City of Montreal asks companies to repay collusion cash
Some skeptical that companies will come forward to return 20 per cent of past contracts
The City of Montreal is asking construction companies that it suspects ripped it off to pay it back 20 per cent of the total value of all contracts dating back nearly two decades, in order to avoid future lawsuits or other penalties.
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The city has mailed letters to 380 companies that it's had dealings with since 1996, asking to be reimbursed.
Under Law 26, passed unanimously in the National Assembly last March, those contractors who do not come forward with the cash could be subject to lawsuits, starting in October 2016, and could also be refused future contracts with Montreal.
Who is being targeted?
All companies that did business with Quebec public bodies, municipalities, government ministries and agencies since 1996 are being asked to repay 20 percent of the value of all of their contracts.
Former Quebec Superior Court Chief Justice François Rolland will soon tour the province to meet with company executives and urge them to make the payment voluntarily.
How will it be enforced?
"There's a presumption in the law that if you have participated in collusion, you have overcharged by 20 per cent," Rolland told CBC's Daybreak Tuesday.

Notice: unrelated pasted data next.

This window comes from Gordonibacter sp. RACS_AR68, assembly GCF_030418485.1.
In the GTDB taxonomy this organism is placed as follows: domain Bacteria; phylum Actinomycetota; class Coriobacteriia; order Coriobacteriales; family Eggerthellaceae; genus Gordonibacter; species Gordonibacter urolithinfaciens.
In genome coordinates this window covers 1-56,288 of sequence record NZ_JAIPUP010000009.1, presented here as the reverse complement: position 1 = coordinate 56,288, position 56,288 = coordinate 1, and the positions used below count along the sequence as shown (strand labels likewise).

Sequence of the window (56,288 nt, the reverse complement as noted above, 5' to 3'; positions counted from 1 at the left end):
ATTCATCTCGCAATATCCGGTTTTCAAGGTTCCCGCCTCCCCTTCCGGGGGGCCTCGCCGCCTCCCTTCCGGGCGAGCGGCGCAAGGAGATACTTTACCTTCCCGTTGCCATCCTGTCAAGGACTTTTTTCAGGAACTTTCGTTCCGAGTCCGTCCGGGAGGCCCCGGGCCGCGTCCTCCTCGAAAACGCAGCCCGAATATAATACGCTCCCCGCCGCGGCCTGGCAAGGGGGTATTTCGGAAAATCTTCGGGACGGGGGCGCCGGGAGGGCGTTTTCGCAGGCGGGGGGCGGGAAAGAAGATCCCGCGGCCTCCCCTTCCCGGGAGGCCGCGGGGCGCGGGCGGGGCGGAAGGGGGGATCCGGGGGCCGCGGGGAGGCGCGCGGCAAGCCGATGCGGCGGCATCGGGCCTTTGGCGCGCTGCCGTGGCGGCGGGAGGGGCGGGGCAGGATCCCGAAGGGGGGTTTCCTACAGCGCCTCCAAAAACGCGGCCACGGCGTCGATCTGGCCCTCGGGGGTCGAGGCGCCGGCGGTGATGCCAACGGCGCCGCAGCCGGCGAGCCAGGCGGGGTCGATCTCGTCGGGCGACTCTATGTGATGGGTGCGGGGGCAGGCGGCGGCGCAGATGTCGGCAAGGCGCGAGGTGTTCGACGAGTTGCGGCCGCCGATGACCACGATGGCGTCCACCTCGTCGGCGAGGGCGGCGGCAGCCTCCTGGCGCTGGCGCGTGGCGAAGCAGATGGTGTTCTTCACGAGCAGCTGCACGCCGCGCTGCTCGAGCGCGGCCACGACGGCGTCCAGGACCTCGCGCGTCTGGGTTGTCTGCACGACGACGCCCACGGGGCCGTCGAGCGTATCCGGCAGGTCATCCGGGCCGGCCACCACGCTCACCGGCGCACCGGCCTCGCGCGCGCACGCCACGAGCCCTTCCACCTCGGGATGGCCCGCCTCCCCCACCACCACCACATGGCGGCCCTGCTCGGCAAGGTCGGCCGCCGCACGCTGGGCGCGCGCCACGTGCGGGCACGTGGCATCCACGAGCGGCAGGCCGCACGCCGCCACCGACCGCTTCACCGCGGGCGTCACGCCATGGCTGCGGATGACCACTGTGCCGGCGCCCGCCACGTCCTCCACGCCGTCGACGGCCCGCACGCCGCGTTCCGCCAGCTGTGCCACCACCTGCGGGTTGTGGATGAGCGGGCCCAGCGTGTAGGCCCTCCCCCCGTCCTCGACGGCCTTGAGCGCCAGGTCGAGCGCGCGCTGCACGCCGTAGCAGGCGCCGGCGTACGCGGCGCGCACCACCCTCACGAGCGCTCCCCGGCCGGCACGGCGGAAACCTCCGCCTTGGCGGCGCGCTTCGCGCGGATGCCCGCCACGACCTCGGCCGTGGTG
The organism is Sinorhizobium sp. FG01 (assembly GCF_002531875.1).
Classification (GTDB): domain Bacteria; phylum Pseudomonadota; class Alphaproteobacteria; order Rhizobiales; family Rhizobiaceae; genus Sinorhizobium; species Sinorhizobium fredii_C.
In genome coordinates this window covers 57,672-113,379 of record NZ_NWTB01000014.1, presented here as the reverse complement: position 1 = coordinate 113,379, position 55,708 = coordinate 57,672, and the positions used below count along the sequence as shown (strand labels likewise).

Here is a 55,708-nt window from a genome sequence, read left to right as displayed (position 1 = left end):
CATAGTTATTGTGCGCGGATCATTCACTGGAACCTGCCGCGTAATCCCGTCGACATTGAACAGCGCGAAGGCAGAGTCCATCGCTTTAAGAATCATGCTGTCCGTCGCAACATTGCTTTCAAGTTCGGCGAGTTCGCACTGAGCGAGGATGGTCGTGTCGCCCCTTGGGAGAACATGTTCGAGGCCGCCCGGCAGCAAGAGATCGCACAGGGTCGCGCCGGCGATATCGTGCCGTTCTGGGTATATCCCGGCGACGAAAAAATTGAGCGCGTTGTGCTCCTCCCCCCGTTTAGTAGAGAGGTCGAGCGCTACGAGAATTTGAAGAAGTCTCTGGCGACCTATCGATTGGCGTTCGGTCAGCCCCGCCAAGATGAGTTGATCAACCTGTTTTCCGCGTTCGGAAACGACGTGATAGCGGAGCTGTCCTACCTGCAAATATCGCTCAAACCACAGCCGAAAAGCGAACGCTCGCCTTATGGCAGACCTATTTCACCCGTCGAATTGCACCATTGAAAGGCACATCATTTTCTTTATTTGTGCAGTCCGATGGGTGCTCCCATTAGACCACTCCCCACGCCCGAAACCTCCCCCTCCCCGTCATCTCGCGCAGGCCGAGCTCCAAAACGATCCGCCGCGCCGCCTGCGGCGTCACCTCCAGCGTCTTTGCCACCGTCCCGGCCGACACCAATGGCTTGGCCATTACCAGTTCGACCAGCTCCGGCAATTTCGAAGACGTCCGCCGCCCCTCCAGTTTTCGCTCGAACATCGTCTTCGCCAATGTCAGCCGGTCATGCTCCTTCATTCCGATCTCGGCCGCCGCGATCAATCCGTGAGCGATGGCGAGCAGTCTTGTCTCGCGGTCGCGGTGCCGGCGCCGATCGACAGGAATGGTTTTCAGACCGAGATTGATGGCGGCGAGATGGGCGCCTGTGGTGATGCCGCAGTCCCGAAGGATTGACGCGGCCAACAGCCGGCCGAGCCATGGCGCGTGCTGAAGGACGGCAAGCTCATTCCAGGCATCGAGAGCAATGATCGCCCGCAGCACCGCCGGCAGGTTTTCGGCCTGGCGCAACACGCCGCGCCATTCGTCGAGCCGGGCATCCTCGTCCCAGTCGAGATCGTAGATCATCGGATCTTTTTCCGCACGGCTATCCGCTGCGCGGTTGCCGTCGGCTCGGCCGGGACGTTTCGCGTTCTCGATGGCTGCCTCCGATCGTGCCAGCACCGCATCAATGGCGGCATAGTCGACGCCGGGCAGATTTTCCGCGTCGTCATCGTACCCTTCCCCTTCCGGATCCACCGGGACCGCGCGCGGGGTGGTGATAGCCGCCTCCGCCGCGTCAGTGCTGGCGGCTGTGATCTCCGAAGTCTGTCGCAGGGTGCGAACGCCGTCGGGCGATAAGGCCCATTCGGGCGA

A government agency is entitled to seek more than a 20 per cent rebate on past contracts, if it can demonstrate a company defrauded taxpayers by more than that percentage.
Conversely, companies could seek to pay less if they can make a convincing case that they were not involved in misconduct or if they overcharged a government agency by less than 20 per cent.
Companies that fail to pony up by the end of October 2016 could be subject to lawsuits or be the target of other punishments.
Why it won't work
One Montreal lawyer said that companies will not likely feel compelled to respond to requests for repayment.
"If I am a company, and I have received no notice or indication that the government is looking into my practices in public contracts, and I basically have no indication that I'm about to get sued, then my inclination to participate in this program will be fairly low," said Simon Seida, whose firm Blake, Cassels & Graydon specializes in business law.
Seida said that the government will have to be more menacing if it wants to get companies to pay up .
Why it will work
Rolland said he believes companies will pay up in order to avoid possible fraud charges and to avoid losing the right to bid for future public contracts. He said they will also seek to avert higher penalties down the road.
Companies that participate might also be favoured in future bidding, Rolland said.
"That would give you a chance to rehabilitate yourself to obtain more contracts and avoid further suits," he said.
Will paying up have any effect on criminal charges?
Participation in the program will not have any bearing on current or future criminal cases.
Will the public know which companies came forward to pay up?
Negotiations between the company and government officials will remain private, but the law is ambiguous when it comes to the issue of transparency.
"The law says that it can be public or confidential," Rolland notes. "I suspect that the companies have the choice of publicizing their participation or maintaining their confidentiality."
"But for all public corporations and major engineering societies, they would like their participation to be known because that will be a way for them to rehabilitate themselves," he suggests.